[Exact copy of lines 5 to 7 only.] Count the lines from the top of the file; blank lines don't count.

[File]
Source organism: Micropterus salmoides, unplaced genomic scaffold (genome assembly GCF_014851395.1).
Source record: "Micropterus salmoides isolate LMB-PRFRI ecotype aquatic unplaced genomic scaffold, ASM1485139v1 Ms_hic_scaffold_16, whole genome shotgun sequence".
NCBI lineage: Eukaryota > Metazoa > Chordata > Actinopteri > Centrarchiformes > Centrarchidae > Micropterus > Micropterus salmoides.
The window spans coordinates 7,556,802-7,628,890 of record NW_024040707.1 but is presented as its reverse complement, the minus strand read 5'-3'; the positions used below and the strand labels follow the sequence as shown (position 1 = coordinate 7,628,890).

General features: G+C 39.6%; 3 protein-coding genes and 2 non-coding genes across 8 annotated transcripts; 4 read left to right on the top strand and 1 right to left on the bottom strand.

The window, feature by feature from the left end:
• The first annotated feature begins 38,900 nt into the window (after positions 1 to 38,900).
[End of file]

General features: G+C 39.6%; 3 protein-coding genes and 2 non-coding genes across 8 annotated transcripts; 4 read left to right on the top strand and 1 right to left on the bottom strand.

The window, feature by feature from the left end:
• The first annotated feature begins 38,900 nt into the window (after positions 1 to 38,900).